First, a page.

We have previously shown that DNA based digital PCR (dPCR) is a more sensitive approach for monitoring patients with CML in deep molecular remission compared to the 3 alternatives: qPCR, RT-qPCR and RT-dPCR. In this study we compared dPCR and RT-qPCR for their ability to predict molecular relapse in the context of national study of de-escalation of TKI dose followed by cessation of therapy (DESTINY).


The DESTINY study recruited 174 patients in major (or deeper) molecular remission, stratified according to whether their molecular remission status at study entry was MR3 or ≥MR4. The standard dose of TKI (imatinib, dasatinib and nilotinib) was halved at study entry and stopped 12 months later provided the patient remained in ≥ MR3. Material from diagnosis, required to clone the patient specific breakpoint for dPCR, was available only in a limited subset of patients. We cloned the breakpoints in 30 patients who reflected the range of outcomes of the study: 4 relapsed within the first 12 months of de-escalation, 12 relapsed 12-24 months from study entry (0-12 months from stopping TKI) and one relapsed 26 months from study entry (14 months from stopping therapy). All 30 patients were in ≥MR4 at study entry, of whom 7, 13 and 10 patients were in MR4, MR4.5 and MR5, respectively. Relapse was defined as loss of MR3. Fusion specific assays were designed and validated for all patients and dPCR was performed using the RainDrop platform (BioRad®). Multiple negative samples were used to establish the true positive quantification threshold per assay, including a pooled DNA samples from healthy controls and from other CML patients. Approximately 80,000 cells were included per reaction. RT-qPCR was performed according to standard protocols and all results expressed on the international scale (IS). Samples were collected at a minimum of 3 specified intervals, study entry, time of stopping TKI (month 12), month 24 and/or at the time of relapse. The log rank test was used to predict the risk of relapse and the Spearman correlation coefficient to compare the sensitivity of the two methods.


At trial entry, patients were in MR4, MR4.5 or MR5 as defined by RT-qPCR: the depth of remission was not associated with the risk of relapse (log rank test p = 0.18 and 0.07, 0.19, 0.59 for MR4 vs MR4.5, MR4 vs MR5 and MR4.5 vs MR5, respectively). However, dPCR was positive in only 5 of the 30 patients of whom 3/5 (60%) relapsed compared to 14/25 (56%) who were dPCR negative (p=0.03). At 12 months neither the depth of remission by RT-qPCR nor the detection of malignant cells by dPCR, predicted subsequent relapse.

In order to account for the fact that both methods were detecting different types of target molecules, the results were treated as a binary outcome (target detected/target not detected). 54 samples (49%) were positive by both methods, 6 (5%) were negative by both, 47 (42%) were positive only by RT-qPCR and 4 (4%) were positive only by dPCR. There was no difference in the predictive value of relapse when both methods were positive or negative. The majority of target molecules were not detected by dPCR when RT-qPCR showed transcript numbers ≤ 7 suggesting the possibility of false positivity and that dPCR is more specific in detecting true positive residual disease. Target molecules were detected by dPCR in all samples defined as > MR3 by RT-qPCR: absolute numbers of target molecules were understandably lower by dPCR (detecting cells) than by RT-qPCR (detecting transcripts).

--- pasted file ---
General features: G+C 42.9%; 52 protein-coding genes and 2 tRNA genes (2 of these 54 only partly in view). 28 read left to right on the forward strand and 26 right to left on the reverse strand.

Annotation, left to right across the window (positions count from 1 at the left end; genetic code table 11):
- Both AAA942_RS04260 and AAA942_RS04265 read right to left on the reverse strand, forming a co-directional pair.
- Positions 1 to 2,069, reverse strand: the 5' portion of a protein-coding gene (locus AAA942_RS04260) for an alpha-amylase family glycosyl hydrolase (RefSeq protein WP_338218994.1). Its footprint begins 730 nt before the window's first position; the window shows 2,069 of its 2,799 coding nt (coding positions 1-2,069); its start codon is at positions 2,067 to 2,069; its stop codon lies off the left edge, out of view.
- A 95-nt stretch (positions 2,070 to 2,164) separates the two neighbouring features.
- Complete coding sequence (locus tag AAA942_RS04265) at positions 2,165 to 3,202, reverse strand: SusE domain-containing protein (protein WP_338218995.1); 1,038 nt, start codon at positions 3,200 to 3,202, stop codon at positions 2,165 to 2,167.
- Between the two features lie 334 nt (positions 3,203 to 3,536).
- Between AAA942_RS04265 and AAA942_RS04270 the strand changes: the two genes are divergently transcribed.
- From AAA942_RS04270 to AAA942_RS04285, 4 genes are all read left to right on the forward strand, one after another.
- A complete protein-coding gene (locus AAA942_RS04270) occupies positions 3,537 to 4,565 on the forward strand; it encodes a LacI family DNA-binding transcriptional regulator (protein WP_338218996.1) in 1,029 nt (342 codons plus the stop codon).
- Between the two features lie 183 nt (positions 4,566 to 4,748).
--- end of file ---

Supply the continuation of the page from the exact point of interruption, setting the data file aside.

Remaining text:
Both methods can detect truly negative samples, however, dPCR is more specific in excluding false positivity. Neither dPCR nor RT-qPCR was capable of predicting relapse at the time of study entry. The ability of dPCR to predict loss of MR3 while off-therapy however requires the monitoring of serial time points leading to relapse before a final conclusion could be made. The question that remains posed here is the clinical validity of early residual disease detection given that, in the case of relapse (defined by ≥MR3 by RT-qPCR), all patients regain molecular remission after the TKI is reintroduced as it has been shown by all the STOP clinical trials.


Milojkovic:Incyte: Honoraria, Speakers Bureau; Novartis: Honoraria, Speakers Bureau; Pfizer: Honoraria, Speakers Bureau; BMS: Honoraria, Speakers Bureau. Clark:Pfizer: Consultancy, Research Funding; Novartis: Consultancy, Research Funding; Bristol Myers Squibb: Consultancy, Research Funding; Ariad/Incyte: Consultancy. Apperley:Novartis: Honoraria, Research Funding, Speakers Bureau; BMS: Honoraria, Speakers Bureau; Incyte: Honoraria, Speakers Bureau; Pfizer: Honoraria, Speakers Bureau.

Author notes


Asterisk with author names denotes non-ASH members.

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